Criticising Judiciary a threat to democracy - Kabogo

Former Kiambu Governor William Kabogo speaks during a funeral on August 31, 2018. /COURTESY
Former Kiambu Governor William Kabogo speaks during a funeral on August 31, 2018. /COURTESY

Former Kiambu Governor William Kabogo has warned Kenyans and leaders against attacking the Judiciary saying it’s a threat to democracy.

Kabogo said that the criticism erodes public confidence in the Judiciary.

He pointed a finger to cartels who want to brand judges as corrupt in order to hamper service delivery to Kenyans.

Speaking to the Star on Monday, the ex-governor said that when government officers attack the judges, they are sending a message about how they want future cases to be decided.

“The judges must be allowed to do their work without interference. When government officers attack judges, they also attack and undermine our democracy,” Kabogo said.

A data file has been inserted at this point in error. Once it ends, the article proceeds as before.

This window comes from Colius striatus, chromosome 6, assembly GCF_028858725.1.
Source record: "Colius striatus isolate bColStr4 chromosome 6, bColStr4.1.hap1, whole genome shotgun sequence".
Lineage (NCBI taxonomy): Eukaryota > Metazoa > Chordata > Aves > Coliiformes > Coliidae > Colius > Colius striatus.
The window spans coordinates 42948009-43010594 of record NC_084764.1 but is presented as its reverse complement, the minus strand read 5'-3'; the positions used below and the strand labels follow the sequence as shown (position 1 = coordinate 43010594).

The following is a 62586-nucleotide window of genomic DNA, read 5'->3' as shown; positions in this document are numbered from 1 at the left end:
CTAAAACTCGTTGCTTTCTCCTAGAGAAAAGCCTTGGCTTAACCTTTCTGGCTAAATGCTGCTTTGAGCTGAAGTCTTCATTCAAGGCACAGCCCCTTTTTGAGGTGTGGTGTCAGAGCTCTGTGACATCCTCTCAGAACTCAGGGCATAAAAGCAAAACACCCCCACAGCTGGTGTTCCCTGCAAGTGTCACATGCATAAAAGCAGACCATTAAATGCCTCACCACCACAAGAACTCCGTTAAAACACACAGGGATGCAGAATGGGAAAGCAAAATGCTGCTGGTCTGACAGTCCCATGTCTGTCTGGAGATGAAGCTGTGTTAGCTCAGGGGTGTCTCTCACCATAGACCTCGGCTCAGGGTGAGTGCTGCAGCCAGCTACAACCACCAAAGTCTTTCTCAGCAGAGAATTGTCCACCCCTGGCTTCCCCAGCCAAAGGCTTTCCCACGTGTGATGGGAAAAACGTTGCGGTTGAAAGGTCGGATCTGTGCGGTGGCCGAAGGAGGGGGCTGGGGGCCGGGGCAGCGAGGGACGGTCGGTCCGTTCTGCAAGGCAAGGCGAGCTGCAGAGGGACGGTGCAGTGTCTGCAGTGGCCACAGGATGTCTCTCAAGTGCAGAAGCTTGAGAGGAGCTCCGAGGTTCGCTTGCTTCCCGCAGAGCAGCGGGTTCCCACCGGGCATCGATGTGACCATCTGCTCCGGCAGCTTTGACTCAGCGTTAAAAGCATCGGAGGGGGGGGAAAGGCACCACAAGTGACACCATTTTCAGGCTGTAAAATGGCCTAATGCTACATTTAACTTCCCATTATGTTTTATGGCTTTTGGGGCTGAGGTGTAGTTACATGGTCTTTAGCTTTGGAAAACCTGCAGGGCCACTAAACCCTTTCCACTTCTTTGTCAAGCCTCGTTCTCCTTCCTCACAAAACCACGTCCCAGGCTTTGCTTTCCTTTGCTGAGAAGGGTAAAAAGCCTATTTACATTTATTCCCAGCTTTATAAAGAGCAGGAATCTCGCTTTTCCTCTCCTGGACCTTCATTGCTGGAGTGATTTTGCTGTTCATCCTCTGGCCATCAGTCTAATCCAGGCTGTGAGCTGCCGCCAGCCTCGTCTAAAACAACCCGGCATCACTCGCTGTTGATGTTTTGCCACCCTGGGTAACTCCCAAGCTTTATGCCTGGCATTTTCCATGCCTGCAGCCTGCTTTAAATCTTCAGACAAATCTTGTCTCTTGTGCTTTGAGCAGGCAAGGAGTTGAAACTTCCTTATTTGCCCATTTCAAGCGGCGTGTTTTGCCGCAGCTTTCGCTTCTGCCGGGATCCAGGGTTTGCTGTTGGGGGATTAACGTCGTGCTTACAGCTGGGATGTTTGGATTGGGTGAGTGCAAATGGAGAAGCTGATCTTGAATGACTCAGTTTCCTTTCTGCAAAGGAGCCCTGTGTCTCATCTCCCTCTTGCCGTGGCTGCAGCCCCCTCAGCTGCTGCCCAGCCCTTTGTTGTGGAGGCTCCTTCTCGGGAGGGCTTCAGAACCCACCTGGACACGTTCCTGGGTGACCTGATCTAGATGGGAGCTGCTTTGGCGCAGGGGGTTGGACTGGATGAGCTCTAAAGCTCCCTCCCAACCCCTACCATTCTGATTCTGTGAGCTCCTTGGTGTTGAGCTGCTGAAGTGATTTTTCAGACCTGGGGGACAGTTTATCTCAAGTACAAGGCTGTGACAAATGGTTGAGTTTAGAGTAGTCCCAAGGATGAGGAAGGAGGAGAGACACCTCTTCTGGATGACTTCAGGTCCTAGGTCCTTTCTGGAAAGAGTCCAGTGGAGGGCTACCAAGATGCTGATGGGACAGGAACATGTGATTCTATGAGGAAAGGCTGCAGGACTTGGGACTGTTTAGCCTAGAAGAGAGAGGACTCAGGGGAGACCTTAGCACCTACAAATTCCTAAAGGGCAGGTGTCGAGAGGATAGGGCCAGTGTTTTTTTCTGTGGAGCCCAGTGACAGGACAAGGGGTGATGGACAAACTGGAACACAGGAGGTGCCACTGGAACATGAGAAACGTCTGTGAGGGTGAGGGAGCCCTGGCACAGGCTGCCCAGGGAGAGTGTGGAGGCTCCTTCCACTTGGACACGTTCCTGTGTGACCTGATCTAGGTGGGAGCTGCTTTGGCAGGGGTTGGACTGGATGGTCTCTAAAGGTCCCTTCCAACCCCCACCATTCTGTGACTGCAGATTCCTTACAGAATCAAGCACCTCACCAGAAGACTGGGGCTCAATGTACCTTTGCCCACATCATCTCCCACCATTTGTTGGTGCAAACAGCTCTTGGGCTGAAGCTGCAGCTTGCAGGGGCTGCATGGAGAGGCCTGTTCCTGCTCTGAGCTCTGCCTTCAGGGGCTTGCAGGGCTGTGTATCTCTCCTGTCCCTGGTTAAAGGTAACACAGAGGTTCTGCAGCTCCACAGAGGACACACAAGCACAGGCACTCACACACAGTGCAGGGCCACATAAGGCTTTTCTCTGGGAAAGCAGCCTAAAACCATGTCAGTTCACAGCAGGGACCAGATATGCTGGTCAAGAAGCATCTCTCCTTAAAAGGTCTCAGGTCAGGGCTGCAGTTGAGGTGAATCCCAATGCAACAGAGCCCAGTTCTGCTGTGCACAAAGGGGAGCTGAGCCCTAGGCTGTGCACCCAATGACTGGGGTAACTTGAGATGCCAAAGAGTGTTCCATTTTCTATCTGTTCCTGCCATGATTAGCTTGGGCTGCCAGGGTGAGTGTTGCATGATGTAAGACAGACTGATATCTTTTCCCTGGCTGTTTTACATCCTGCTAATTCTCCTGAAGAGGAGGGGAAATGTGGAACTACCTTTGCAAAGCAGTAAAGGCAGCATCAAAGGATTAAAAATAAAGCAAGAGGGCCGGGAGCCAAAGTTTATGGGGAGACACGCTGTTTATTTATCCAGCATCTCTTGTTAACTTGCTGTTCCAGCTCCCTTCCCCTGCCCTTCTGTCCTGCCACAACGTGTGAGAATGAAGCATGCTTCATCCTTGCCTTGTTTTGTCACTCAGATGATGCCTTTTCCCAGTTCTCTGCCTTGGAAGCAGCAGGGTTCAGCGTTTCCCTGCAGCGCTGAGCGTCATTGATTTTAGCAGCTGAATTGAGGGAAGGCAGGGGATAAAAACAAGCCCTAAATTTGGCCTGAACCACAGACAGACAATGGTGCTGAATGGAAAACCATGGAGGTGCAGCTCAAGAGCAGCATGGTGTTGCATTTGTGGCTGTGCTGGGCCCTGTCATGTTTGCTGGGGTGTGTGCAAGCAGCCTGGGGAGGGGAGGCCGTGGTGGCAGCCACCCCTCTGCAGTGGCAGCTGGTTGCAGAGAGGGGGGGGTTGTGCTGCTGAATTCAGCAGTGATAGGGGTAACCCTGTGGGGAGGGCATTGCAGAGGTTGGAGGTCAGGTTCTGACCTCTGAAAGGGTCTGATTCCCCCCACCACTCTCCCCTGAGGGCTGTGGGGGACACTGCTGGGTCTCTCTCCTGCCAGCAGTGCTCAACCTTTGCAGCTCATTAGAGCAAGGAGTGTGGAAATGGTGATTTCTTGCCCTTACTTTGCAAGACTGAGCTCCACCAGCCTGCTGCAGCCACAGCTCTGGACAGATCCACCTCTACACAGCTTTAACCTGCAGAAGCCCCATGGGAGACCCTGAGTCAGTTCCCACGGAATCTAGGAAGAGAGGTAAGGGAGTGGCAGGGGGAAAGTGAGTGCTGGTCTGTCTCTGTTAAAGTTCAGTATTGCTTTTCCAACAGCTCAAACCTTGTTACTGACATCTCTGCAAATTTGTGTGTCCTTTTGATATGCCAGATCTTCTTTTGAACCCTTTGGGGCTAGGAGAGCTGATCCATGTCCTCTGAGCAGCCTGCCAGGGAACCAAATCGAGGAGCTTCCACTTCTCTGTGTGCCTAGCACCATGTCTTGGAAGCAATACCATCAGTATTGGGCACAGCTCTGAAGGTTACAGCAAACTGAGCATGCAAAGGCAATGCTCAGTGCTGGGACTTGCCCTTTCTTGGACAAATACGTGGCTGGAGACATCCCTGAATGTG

He urged Kenyans to protect and stand with the Judiciary as judicial independence is derived from the people.

“We have several instances of disrespect for the law of Kenya, Judges, and courts expressed by vulgar and insulting words by individuals or cartels with intent to frustrate the structures set by the constitution," he said.

Recently, the Office of the Director of Public Prosecution (ODPP) and the Directorate of Criminal Investigations (DCI) accused the Judiciary of issuing conservatory orders that derail cases and allowing accused state officers to access their offices.

They accused Maraga of leniency with suspects thus abetting corruption deeds in the country.

President Uhuru Kenyatta has set his eyes on the Judiciary, ODPP, and CID to tackle the corruption cases which may derail the implementation of the Big Four Agenda.

Speaking during the Anti-Corruption Conference at the Bomas of Kenya last week,

Maraga questioned how DPP Noordin Haji frames cases noting that evidence presented are mostly weak to sustain the cases.

"You will continue blaming the Judiciary and we are not going to move anywhere because of the way your frame the cases. You can put two people on a charge sheet and provide evidence," he said.

Maraga told President Uhuru that the war against corruption was going to be won on hard evidence and not by “gimmicks” adding that some criticisms threaten the Judiciary's independence.

WATCH: The latest videos from the Star